Margaret Atwood and her late husband Graeme Gibson reminisce about the intense literary scene of 1970s Toronto.
I highly recommend listening to this special House of Anansi podcast (introduced by Noah Richler) on the occasion of the venerable press’ 50th birthday (even if you weren’t born in Toronto in the 1970s, there’s great stuff in here). Founded by poet Dennis Lee and writer Dave Godfrey, HoA coalesced out of an artistically vibrant Toronto counterculture that desperately wanted to break free of the stodgy old conservatism of British Canada. Central to this scene, at least on the literary side, was Margaret Atwood. Atwood, whose early claims to prominence were primarily as a poet, published her first novel, The Edible Woman, in 1969, and would move to Toronto in 1971; shortly thereafter, she left her first husband for Graeme Gibson, who left his wife for her. They would be together until Gibson’s death this past September.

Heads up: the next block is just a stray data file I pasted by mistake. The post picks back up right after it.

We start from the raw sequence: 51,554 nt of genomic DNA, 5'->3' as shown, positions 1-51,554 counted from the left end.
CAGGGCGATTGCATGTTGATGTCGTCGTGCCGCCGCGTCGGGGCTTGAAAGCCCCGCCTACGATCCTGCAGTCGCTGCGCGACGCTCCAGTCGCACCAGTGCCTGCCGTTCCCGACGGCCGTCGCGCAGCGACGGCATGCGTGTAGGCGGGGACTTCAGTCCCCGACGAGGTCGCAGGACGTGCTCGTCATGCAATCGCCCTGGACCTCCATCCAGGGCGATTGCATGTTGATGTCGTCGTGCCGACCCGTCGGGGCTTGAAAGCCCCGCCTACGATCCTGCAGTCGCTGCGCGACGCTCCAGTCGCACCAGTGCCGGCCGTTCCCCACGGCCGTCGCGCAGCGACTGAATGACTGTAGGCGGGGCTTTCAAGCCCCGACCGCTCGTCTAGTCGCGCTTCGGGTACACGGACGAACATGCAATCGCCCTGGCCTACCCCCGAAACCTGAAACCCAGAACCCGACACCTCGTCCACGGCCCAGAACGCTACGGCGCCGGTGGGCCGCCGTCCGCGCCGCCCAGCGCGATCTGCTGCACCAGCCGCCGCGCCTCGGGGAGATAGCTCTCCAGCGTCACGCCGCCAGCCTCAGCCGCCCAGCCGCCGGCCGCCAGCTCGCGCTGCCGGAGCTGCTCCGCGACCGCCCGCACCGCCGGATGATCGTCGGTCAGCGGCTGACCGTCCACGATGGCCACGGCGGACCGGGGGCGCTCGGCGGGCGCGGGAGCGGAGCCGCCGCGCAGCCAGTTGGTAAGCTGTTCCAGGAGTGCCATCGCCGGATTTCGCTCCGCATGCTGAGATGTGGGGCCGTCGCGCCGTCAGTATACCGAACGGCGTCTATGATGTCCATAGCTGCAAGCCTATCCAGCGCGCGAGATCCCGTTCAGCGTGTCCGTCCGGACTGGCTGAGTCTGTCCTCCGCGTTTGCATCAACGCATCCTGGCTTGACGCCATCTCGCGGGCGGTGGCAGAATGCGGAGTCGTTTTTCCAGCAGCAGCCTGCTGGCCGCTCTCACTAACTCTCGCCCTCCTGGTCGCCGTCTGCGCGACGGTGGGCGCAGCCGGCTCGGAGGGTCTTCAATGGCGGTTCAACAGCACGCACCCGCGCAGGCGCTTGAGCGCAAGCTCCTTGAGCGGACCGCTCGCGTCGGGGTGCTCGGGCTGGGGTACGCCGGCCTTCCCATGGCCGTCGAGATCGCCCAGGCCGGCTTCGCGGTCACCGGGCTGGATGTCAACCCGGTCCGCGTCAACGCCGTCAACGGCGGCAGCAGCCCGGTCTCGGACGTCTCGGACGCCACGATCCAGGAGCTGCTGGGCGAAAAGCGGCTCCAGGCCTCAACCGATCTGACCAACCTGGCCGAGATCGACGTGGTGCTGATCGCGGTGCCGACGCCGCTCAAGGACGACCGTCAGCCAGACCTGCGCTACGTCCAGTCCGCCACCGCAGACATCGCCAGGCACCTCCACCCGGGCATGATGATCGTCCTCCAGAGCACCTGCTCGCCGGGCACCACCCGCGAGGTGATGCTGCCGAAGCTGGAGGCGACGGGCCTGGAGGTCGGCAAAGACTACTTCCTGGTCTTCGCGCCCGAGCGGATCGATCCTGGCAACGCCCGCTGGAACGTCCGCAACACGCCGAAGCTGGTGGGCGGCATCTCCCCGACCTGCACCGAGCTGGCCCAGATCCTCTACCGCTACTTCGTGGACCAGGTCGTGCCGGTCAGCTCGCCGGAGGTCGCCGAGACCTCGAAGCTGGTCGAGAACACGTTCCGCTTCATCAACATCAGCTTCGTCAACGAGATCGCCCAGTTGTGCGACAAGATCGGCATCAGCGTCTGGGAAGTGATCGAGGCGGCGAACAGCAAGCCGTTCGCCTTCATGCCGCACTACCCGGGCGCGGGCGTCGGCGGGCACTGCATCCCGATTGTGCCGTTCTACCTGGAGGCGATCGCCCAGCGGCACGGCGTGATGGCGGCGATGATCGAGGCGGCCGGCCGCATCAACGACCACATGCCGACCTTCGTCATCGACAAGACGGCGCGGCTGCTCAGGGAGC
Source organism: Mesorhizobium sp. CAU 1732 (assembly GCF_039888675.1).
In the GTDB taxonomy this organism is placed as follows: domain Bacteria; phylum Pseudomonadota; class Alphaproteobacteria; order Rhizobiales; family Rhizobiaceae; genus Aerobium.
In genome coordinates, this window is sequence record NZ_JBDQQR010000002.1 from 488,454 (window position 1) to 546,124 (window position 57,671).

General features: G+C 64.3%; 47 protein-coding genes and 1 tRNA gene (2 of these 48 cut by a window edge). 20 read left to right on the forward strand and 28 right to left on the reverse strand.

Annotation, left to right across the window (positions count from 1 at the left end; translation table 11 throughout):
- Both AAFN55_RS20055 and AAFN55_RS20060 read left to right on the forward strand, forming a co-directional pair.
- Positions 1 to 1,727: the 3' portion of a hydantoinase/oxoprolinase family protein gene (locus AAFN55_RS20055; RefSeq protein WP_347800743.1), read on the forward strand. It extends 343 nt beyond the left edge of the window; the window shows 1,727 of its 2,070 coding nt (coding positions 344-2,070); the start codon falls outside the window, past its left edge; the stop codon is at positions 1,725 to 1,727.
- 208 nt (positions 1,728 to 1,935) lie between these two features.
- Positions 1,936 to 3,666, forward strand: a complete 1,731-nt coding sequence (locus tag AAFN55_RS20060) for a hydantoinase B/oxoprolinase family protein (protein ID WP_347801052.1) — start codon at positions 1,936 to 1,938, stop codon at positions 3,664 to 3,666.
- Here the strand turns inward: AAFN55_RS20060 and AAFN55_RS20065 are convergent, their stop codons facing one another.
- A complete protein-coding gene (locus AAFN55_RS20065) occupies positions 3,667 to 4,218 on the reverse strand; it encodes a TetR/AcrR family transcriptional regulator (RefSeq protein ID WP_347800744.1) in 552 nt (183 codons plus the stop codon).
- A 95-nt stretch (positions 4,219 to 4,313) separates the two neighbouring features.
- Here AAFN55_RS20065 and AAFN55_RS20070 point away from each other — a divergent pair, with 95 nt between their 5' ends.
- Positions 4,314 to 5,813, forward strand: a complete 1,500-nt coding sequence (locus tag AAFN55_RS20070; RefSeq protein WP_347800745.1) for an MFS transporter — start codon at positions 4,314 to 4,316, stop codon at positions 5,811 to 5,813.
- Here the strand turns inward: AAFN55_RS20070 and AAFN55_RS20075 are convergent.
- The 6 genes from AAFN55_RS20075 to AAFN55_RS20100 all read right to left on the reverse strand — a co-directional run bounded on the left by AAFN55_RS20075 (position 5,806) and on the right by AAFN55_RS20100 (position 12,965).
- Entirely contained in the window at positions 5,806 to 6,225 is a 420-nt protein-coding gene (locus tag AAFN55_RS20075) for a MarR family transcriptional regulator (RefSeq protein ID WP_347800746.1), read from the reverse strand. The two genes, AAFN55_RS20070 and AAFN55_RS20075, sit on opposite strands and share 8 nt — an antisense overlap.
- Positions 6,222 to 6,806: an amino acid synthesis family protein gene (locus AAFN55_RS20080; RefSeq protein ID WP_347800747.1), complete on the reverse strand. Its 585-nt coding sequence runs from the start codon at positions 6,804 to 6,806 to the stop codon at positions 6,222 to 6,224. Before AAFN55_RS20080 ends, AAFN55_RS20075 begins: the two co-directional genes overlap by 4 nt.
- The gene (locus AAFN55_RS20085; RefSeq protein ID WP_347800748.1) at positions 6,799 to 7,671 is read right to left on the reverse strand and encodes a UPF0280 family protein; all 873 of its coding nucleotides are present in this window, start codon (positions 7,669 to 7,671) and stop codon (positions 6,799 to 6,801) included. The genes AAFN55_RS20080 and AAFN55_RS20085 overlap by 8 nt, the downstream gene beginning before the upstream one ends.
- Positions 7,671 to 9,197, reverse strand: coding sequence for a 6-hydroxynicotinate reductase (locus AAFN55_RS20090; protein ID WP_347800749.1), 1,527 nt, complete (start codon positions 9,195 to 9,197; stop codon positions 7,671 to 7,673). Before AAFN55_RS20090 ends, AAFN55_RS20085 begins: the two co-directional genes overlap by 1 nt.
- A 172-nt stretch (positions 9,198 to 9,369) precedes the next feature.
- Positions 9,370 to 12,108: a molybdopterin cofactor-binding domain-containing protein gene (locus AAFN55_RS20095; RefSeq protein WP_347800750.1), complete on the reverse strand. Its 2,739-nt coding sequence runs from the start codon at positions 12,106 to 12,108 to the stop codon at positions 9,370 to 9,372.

Never one for sentimentality, Atwood starts the conversation off with a humorous story of the House of Anansi typesetter’s attempted suicide (feelings ran high back in the day), and dives right into the general hothouse intensity of the Toronto literary world (“The smaller the cheese, the harder the mice fight about it.”) It’s all dark and delightful and everybody names names. It’s like sitting around the kitchen table with your tipsy in-laws. Just listen.